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Stenting Improves Thinking

Stenting the carotid artery improved blood flow to the brain, which improved cognitive function.
by Ed Susman
UPI Correspondent
Hollywood (UPI) Jan 31, 2007
A year after patients underwent controversial treatment to improve blood flow to the brain, their cognitive function continues to improve, researchers said Wednesday. "When we first did these studies, we were hoping that we would not adversely affect our patients' mental functioning," Rodney Raabe, director of radiology at Sacred Heart Medical Center in Spokane, Wash., told United Press International.

"That's why we included a battery of psychological and cognitive tests along with the procedure."

"We were really surprised when it first appeared that -- if anything -- patients had improved, and had not gotten any worse," Raabe said at the 19th International Symposium on Endovascular Therapy. "Now we see that the differences are even greater, and are highly significant."

In his study, 62 patients underwent a procedure in which tiny coils were implanted in the carotid arteries in the neck to maintain blood flow after blockages in the blood vessel were removed through angioplasty procedures.

Raabe and colleagues were hoping to avoid the often-seen phenomena of mental confusion and cognitive loss following other procedures -- notably open-heart bypass surgery -- in which tiny bits of debris created in the repair procedure float into the brain and cause silent damage that manifests as functional deficits.

"These patients we selected weren't complaining about any problems; they were asymptomatic despite having rather severe blockages in the carotid arteries," Raabe said. It is disruption due to blockages in the carotid arteries that causes the vast majority of strokes.

"We were concerned that the procedure would cause damage in patients who had no problems," he said. "Not only did we not cause any damage that can be found, in most cases the patients improved substantially."

Of the 62 patients in the pilot study, 37 have survived more than a year and have undergone repeated cognitive tests. The patients continue to show improvements on the tests, most scoring even higher than their six-month, post-op scores.

"We have all had patients who came to us after undergoing these procedures and told us they feel better, they think better and that they are functioning better," said Alex Powell, medical director of interventional radiology at Baptist Cardiac and Vascular Institute in Miami.

"I had one patient who was having difficulty because he kept falling. Falls are not really associated with carotid artery narrowing, but after we performed the stenting procedure, his falls stopped and his cognitive functioning increased," Powell told UPI. "I really believe there is something to this." Powell said a multi-center trial to test the theory that carotid artery stenting improves function is warranted.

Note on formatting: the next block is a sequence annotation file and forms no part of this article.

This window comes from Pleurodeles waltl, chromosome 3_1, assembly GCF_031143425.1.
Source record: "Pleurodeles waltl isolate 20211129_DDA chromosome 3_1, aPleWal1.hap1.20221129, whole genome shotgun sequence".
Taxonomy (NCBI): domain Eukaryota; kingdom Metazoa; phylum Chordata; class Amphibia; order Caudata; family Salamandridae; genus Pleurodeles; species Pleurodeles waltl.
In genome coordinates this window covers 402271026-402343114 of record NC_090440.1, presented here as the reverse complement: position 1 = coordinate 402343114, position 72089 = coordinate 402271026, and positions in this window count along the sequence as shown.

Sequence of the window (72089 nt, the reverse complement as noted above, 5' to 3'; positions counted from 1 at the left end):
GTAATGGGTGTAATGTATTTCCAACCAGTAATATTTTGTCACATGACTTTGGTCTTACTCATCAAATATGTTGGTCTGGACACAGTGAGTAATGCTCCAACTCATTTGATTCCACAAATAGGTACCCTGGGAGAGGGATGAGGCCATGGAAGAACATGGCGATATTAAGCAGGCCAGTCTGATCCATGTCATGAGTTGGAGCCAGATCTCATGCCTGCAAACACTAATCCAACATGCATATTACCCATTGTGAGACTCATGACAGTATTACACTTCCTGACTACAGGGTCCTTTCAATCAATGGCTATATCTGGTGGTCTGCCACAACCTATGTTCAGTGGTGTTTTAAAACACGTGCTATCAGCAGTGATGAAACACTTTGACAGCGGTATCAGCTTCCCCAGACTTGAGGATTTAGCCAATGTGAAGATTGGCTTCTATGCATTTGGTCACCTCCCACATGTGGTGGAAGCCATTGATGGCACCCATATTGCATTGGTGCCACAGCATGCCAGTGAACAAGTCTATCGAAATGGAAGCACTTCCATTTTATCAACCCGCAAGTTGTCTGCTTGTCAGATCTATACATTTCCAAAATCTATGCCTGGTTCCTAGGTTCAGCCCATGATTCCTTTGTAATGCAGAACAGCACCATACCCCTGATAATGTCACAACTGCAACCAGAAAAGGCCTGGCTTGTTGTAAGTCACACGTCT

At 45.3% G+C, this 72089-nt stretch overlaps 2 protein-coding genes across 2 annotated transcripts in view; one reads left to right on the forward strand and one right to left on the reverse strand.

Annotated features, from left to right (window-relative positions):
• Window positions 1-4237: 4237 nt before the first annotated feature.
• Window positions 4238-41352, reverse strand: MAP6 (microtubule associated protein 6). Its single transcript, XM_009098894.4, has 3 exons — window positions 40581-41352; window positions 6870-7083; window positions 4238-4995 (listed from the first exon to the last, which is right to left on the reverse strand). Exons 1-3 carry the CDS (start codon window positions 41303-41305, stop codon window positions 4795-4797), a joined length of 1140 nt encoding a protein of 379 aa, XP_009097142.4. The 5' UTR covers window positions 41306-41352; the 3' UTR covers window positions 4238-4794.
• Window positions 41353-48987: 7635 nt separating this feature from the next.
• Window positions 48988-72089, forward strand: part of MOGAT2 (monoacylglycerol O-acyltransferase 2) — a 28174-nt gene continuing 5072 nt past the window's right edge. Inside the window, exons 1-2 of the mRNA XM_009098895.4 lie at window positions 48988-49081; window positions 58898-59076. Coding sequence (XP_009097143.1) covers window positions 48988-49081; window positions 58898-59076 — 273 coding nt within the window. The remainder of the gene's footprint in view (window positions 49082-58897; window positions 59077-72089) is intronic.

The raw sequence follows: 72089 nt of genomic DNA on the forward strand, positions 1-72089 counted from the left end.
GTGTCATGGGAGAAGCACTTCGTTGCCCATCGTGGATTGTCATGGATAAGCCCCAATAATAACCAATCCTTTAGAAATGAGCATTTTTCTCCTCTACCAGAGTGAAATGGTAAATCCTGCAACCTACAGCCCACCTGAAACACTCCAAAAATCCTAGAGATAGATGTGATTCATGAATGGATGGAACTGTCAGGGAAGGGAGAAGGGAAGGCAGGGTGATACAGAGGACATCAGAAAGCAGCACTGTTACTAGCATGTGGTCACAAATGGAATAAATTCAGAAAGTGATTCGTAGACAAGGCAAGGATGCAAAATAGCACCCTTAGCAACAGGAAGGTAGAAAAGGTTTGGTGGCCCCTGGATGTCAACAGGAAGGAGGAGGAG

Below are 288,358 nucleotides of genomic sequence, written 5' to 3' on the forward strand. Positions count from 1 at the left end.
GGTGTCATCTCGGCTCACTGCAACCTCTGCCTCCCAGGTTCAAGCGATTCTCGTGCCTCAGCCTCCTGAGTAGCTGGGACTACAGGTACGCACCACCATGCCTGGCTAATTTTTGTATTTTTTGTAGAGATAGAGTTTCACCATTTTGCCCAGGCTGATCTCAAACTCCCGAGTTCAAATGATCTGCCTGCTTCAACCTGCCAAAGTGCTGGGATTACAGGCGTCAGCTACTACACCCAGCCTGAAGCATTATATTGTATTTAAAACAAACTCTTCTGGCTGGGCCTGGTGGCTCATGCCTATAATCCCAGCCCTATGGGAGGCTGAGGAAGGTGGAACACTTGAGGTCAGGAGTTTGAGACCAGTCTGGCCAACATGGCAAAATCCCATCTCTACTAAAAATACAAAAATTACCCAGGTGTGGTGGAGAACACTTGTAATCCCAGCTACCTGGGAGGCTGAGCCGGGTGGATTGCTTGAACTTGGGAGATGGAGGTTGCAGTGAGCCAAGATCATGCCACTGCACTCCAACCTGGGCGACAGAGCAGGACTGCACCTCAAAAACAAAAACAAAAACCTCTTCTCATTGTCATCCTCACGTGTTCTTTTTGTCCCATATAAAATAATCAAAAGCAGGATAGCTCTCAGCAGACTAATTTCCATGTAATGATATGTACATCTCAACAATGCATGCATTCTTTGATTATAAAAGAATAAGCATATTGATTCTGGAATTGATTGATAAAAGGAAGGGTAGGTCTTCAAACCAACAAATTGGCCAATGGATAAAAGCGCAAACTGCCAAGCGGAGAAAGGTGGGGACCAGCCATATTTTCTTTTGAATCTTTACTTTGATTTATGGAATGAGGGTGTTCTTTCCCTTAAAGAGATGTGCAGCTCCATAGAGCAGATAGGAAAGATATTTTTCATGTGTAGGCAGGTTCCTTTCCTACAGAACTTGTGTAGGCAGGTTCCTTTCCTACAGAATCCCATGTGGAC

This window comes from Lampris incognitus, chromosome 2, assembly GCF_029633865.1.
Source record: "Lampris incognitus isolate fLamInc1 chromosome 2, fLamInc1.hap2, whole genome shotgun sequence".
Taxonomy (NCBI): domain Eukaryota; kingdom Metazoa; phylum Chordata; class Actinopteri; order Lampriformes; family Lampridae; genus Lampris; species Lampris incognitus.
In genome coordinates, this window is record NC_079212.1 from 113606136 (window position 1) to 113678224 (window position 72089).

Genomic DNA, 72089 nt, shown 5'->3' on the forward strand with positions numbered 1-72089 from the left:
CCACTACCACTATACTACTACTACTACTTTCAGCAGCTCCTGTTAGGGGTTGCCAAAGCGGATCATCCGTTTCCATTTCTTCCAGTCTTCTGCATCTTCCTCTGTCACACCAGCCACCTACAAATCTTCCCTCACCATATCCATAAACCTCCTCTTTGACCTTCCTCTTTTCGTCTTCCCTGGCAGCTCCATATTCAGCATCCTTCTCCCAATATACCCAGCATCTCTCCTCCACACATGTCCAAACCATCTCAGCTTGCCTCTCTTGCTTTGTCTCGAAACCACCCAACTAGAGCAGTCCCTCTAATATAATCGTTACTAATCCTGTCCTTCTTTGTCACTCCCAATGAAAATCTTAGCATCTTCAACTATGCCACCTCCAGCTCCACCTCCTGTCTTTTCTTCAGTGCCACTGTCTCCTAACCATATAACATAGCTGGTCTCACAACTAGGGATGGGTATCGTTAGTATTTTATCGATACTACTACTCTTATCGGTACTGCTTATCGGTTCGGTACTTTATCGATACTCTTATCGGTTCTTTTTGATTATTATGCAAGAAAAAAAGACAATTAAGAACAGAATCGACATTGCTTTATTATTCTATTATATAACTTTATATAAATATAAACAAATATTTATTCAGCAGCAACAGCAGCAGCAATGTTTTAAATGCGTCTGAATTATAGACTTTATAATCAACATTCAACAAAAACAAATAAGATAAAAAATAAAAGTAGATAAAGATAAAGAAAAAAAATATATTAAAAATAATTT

Raabe suggested that it is possible that our definition of what is a symptomatic carotid artery blockage -- usually seen as a stroke, a transient ischemic attack or mini-stroke -- may not be a complete definition. "I think that asymptomatic patients who have been forgetful or seem confused or have trouble with memory problems may actually be showing symptoms of carotid artery narrowing," he said. "And these individuals should be treated."

Powell said, "We often treat people who have trouble walking by increasing blood supply to the legs, and we treat people with chest pain by increasing blood supply to the heart. Perhaps we can treat people with confusion and memory loss by increasing blood supply to the brain."

There are two ways to remove carotid artery blockages. One procedure involves open surgery in which an incision is made in the neck and the carotid artery and the plaque formations are mechanically removed during the procedure. The patient's wounds are then closed.

In the stenting procedure, doctors make a small incision in the groin to gain access to the arterial system. They advance a catheter under X-ray guidance through the blood vessels and reach the blockage.

Then an umbrella-like filter is deployed upstream of the blood vessel to catch any possible tiny particle caused during the rest of the procedure to prevent that debris from causing stroke in the brain.

A balloon at the tip of the catheter is inflated, crushing the plaque to the sides of the wall of the artery. The balloon is deflated and withdrawn and the same catheter is used to deploy the stent, which props open the artery. The catheter is withdrawn and the incisions are sutured.

Hospital stays and time to return to regular activities are reduced with the catheter based treatment, Raabe said.

Raabe reported preliminary results in April 2006 at the Society of Interventional Radiology in Toronto.

Source: United Press International

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